On our arrival to the United States, after I published my book “The Education of Lev Navrozov: A Life in the Closed World Once Called Russia,” I embarked on a world lecture tour, explaining the Soviet criminal system. First it was American university audiences, then Canada, South America, Japan, France, and Italy. The response in the press was very enthusiastic. And yet, I was not satisfied. Something else had to be done — with some visual effects.
I could not fail to notice that my message to explain the harm to freedom and democracy done by the liberal, socialist ideas was appreciated mostly by conservative audiences (the Yale Conservative party, New York’s East Side Conservative Club, and the like), while the liberal press pursued their own agenda.
My first attack was on the liberal New York Times, which for years concealed from the American public the atrocities perpetrated by the Stalin regime.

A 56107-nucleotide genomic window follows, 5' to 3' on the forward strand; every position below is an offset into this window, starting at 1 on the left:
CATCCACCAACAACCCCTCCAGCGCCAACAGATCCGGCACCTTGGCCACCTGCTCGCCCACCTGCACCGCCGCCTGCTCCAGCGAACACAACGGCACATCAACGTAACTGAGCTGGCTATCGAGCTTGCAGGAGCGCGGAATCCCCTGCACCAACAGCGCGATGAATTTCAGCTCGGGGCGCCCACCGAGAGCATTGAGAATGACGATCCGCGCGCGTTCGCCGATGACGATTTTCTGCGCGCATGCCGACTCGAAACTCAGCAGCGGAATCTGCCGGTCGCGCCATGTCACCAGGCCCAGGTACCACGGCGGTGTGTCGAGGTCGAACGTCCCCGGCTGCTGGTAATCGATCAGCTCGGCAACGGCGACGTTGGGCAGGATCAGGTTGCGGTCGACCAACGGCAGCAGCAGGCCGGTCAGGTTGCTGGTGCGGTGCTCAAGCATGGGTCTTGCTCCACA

Stalin’s best friend was Walter Duranty of the New York Times. For decades, the newspaper carried his dispatches from Moscow, repeating Soviet propaganda, depicting happy lives of the people in “Stalin’s paradise,” which were outright lies and concealed the ugly truth and suffering of the Russian people enslaved by Stalin’s criminal henchmen. Continue reading
Am I to believe that I have wasted forty years of my life in this country trying to explain the nature of dictatorship and what it meant to have been born and lived in Stalin’s paradise the first half of my life?
Have I failed to pass on to you my first-hand knowledge of the misery of millions of those gullible, trusting Russian people, who fell prey to the fiery, well-rehearsed speeches of those eloquent Marxist social-revolutionaries, who promised fraternity, equal rights, free medicine, free education for all, good life, and sharing the wealth of the rich only to find themselves trapped for life in that socialist, inhuman, criminal “experiment.” What did the Russians get instead? Lies, empty promises, high unemployment, and more lies.